A bill sponsored by Arkansas’s fourth District Congressman Bruce Westerman, to recalibrate management plans of forests on federal lands has passed the U.S. House of Representatives. The bill passed on a 262 to 167 vote, with many Democrats voting against. On the house floor Westerman spoke of the need for better forest management.
“Our forests are living and dynamic. But we have a problem of delayed decision-making or even worse—no decision-making at all.,” he said. “This bill incentives collaboration and speeds up the implementation of collaborative projects while safeguarding strong and timely environmental reviews.”
While praising many aspects of the bill, including the bill’s emphasis of preventative fire maintenance, Representative Nikki Tsongas, a Democrat from Massachusetts, said it also obstructs the rights of citizens seeking to legally challenge U.S. Forestry practices.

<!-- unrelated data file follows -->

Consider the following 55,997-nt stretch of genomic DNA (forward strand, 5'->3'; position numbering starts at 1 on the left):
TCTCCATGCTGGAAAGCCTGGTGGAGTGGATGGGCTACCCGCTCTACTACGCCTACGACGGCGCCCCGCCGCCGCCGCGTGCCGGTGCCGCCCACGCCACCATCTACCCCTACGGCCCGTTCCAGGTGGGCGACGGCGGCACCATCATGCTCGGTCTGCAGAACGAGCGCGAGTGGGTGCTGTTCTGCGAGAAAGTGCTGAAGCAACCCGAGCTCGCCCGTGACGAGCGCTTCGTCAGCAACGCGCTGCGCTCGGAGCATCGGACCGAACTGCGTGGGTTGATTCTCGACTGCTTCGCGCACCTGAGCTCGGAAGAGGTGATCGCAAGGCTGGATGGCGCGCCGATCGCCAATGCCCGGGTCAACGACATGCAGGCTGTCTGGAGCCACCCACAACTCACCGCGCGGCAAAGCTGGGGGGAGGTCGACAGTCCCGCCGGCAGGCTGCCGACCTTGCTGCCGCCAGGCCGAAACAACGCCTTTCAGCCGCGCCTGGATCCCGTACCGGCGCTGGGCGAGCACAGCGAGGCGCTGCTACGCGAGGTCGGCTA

“The changes to the Judicial review process raise serious constitutional concerns, eroding some of the bedrock principles of the American legal system that protect the basic rights of citizens to participate in federal decision-making process and hold their government accountable,” she said.
Many of the bills detractors say provisions requiring that citizens or entities filing suit over Forestry Service practices have to post a bond to cover the agency’s legal expenses. In addition, opponents call out a measure that would eliminate a federal courts option of issuing preliminary injunction or temporary restraining order on a project.
Supporters of the bill say frivolous lawsuits have held up many forestry management projects, leading to an increase in wildfires and forest disease. There are about 3 million acres of federal forests in Arkansas. The bill now goes to the U.S. Senate